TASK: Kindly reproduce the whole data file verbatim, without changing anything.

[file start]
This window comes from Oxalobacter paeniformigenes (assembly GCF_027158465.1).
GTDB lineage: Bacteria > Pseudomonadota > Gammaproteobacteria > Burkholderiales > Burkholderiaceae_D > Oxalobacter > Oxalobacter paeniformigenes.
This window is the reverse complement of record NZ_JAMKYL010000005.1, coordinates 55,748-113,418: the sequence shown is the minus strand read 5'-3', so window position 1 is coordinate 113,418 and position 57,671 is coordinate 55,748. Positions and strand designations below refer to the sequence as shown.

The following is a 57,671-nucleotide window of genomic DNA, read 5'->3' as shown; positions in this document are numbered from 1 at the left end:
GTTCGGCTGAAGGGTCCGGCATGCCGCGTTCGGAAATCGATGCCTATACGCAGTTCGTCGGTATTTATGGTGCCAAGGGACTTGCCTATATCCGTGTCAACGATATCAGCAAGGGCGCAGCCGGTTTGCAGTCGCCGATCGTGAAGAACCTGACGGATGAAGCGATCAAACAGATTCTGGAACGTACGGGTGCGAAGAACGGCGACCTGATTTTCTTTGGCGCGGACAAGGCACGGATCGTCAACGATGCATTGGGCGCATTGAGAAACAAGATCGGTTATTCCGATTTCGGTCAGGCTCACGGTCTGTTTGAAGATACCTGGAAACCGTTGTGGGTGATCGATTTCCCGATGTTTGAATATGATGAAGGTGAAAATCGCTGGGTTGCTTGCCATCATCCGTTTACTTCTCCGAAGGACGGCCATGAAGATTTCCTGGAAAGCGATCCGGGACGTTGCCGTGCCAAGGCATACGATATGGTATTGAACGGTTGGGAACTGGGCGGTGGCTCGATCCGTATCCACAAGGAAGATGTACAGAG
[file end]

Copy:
This window comes from Oxalobacter paeniformigenes (assembly GCF_027158465.1).
GTDB lineage: Bacteria > Pseudomonadota > Gammaproteobacteria > Burkholderiales > Burkholderiaceae_D > Oxalobacter > Oxalobacter paeniformigenes.
This window is the reverse complement of record NZ_JAMKYL010000005.1, coordinates 55,748-113,418: the sequence shown is the minus strand read 5'-3', so window position 1 is coordinate 113,418 and position 57,671 is coordinate 55,748. Positions and strand designations below refer to the sequence as shown.

The following is a 57,671-nucleotide window of genomic DNA, read 5'->3' as shown; positions in this document are numbered from 1 at the left end:
GTTCGGCTGAAGGGTCCGGCATGCCGCGTTCGGAAATCGATGCCTATACGCAGTTCGTCGGTATTTATGGTGCCAAGGGACTTGCCTATATCCGTGTCAACGATATCAGCAAGGGCGCAGCCGGTTTGCAGTCGCCGATCGTGAAGAACCTGACGGATGAAGCGATCAAACAGATTCTGGAACGTACGGGTGCGAAGAACGGCGACCTGATTTTCTTTGGCGCGGACAAGGCACGGATCGTCAACGATGCATTGGGCGCATTGAGAAACAAGATCGGTTATTCCGATTTCGGTCAGGCTCACGGTCTGTTTGAAGATACCTGGAAACCGTTGTGGGTGATCGATTTCCCGATGTTTGAATATGATGAAGGTGAAAATCGCTGGGTTGCTTGCCATCATCCGTTTACTTCTCCGAAGGACGGCCATGAAGATTTCCTGGAAAGCGATCCGGGACGTTGCCGTGCCAAGGCATACGATATGGTATTGAACGGTTGGGAACTGGGCGGTGGCTCGATCCGTATCCACAAGGAAGATGTACAGAG